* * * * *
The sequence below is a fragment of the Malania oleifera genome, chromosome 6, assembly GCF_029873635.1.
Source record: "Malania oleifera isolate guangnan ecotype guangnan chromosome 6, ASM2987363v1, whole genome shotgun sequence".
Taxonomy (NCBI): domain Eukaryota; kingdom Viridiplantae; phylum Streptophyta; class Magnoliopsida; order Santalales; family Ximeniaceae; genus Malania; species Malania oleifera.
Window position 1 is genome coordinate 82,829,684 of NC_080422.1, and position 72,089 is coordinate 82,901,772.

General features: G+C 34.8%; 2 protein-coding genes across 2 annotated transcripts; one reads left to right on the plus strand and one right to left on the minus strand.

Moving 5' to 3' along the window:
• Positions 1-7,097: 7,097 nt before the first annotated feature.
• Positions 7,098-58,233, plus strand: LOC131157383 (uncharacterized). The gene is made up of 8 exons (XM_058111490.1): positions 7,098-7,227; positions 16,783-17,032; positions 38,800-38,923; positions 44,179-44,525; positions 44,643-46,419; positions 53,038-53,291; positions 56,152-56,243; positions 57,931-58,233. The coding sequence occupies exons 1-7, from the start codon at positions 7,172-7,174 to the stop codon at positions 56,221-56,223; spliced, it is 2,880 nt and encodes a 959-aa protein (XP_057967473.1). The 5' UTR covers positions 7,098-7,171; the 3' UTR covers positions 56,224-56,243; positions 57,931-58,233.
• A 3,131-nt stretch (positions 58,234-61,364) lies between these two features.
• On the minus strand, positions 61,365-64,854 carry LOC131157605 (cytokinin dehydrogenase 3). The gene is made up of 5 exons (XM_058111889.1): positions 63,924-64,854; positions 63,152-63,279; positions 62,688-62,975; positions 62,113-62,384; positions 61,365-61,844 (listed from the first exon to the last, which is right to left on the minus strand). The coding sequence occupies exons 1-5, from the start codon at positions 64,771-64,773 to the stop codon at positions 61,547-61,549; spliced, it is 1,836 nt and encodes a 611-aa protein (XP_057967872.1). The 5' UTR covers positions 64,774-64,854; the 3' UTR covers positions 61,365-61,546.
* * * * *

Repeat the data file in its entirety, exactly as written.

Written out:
The sequence below is a fragment of the Malania oleifera genome, chromosome 6, assembly GCF_029873635.1.
Source record: "Malania oleifera isolate guangnan ecotype guangnan chromosome 6, ASM2987363v1, whole genome shotgun sequence".
Taxonomy (NCBI): domain Eukaryota; kingdom Viridiplantae; phylum Streptophyta; class Magnoliopsida; order Santalales; family Ximeniaceae; genus Malania; species Malania oleifera.
Window position 1 is genome coordinate 82,829,684 of NC_080422.1, and position 72,089 is coordinate 82,901,772.

General features: G+C 34.8%; 2 protein-coding genes across 2 annotated transcripts; one reads left to right on the plus strand and one right to left on the minus strand.

Moving 5' to 3' along the window:
• Positions 1-7,097: 7,097 nt before the first annotated feature.
• Positions 7,098-58,233, plus strand: LOC131157383 (uncharacterized). The gene is made up of 8 exons (XM_058111490.1): positions 7,098-7,227; positions 16,783-17,032; positions 38,800-38,923; positions 44,179-44,525; positions 44,643-46,419; positions 53,038-53,291; positions 56,152-56,243; positions 57,931-58,233. The coding sequence occupies exons 1-7, from the start codon at positions 7,172-7,174 to the stop codon at positions 56,221-56,223; spliced, it is 2,880 nt and encodes a 959-aa protein (XP_057967473.1). The 5' UTR covers positions 7,098-7,171; the 3' UTR covers positions 56,224-56,243; positions 57,931-58,233.
• A 3,131-nt stretch (positions 58,234-61,364) lies between these two features.
• On the minus strand, positions 61,365-64,854 carry LOC131157605 (cytokinin dehydrogenase 3). The gene is made up of 5 exons (XM_058111889.1): positions 63,924-64,854; positions 63,152-63,279; positions 62,688-62,975; positions 62,113-62,384; positions 61,365-61,844 (listed from the first exon to the last, which is right to left on the minus strand). The coding sequence occupies exons 1-5, from the start codon at positions 64,771-64,773 to the stop codon at positions 61,547-61,549; spliced, it is 1,836 nt and encodes a 611-aa protein (XP_057967872.1). The 5' UTR covers positions 64,774-64,854; the 3' UTR covers positions 61,365-61,546.